Other optional additives include as fillers (e.g., starch, di-calcium phosphate, lactose, sorbitol, mannitol, and microcrystalline cellulose), soluble fiber (e.g., Fibersol from Matsushita), calcium carbonate, dicalcium phosphate, calcium sulfate, and clays), lubricants (e.g., lecithin, stearic acid, hydrogenated vegetable oil, canola oil, mineral oil, polyethylene glycol 4000-6000 (PEG), sodium lauryl sulfate (SLS), glyceryl palmitostearate, sodium benzoate, sodium stearyl fumarate, talc, and stearates (e.g., Mg or K), and waxes (e.g., glycerol monostearate, propylene glycol monostearate, and acetylated monoglycerides), plasticizers (e.g., glycerine), propylene glycol, polyethylene glycol, sorbitol, mannitol, triacetin, and 1,3 butane diol), stabilizers (e.g., ascorbic acid and monosterol citrate, BHT, or BHA), artificial sweeteners (e.g., sucralose, saccharin, and aspartame), disintegrating agents (e.g., starch, sodium starch glycolate, cross caramellose, cross linked PVP), pH stabilizers, salt, or other compounds (e.g., vegetable oils, surfactants, and preservatives). Some compounds display functional attributes that fall into more than one of these categories. For example, propylene glycol can act as both a plasticizer and a lubricant and sorbitol can act as both a filler and a plasticizer. As noted above, fillers or colorants can be added to the polymer prior to melt-blowing the polymer in order to increase the permittivity of the wrapped fibers.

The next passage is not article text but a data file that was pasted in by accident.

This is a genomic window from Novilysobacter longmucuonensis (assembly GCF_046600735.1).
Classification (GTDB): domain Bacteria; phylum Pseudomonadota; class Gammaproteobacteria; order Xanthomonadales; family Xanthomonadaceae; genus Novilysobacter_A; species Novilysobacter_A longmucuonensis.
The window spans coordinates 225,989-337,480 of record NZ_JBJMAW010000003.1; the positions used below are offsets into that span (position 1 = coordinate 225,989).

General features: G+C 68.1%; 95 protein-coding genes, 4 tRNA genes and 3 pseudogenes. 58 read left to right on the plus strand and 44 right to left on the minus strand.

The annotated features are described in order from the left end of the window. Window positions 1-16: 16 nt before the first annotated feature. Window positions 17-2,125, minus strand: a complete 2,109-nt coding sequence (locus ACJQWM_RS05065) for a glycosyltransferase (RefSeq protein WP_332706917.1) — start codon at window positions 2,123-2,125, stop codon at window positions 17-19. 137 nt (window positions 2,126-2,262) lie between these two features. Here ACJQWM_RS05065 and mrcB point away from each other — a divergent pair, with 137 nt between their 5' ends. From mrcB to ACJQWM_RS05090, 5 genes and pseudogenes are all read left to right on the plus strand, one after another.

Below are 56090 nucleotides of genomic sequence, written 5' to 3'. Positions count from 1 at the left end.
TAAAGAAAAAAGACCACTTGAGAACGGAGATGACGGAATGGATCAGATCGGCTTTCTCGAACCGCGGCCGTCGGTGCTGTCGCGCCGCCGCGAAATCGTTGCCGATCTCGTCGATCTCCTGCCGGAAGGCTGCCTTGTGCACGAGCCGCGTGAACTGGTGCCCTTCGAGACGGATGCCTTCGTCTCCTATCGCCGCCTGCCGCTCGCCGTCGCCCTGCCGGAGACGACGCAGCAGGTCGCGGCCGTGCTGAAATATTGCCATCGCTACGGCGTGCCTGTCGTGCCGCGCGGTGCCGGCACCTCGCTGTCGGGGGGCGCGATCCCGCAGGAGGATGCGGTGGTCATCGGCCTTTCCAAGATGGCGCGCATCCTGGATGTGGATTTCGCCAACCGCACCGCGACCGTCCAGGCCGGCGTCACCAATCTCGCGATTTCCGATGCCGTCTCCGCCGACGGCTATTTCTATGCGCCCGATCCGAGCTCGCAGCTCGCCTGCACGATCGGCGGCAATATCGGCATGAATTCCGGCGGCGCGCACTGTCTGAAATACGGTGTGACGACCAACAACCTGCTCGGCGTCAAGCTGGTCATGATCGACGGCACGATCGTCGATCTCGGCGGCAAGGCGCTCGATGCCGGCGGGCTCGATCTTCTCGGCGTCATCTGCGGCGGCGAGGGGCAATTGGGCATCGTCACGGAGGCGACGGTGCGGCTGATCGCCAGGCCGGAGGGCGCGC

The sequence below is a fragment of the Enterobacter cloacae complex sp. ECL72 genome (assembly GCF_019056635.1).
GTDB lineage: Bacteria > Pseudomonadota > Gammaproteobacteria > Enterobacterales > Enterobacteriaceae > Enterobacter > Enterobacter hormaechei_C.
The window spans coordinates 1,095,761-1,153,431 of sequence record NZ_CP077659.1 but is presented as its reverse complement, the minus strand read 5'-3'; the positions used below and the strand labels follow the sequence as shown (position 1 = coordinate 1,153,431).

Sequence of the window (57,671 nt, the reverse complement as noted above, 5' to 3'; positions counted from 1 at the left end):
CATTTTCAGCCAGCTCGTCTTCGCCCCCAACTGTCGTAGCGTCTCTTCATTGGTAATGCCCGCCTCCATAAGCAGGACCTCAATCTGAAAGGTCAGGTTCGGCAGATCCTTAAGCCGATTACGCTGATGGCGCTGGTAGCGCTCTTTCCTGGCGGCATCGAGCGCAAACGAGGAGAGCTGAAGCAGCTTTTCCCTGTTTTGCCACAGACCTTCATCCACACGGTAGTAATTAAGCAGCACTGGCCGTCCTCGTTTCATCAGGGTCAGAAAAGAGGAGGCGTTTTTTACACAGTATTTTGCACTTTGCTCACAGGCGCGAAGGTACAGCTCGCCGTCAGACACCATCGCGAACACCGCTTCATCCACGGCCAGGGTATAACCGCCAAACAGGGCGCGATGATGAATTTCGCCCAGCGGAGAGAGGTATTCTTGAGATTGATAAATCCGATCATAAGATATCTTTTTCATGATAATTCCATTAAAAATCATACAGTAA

Oven volatiles, such as water, may also be added to the fiber-wrapped smokeless tobacco product to bring the oven volatiles content of the fiber-wrapped smokeless tobacco product into a desired range. In some cases, flavorants and other additives are included in a hydrating liquid.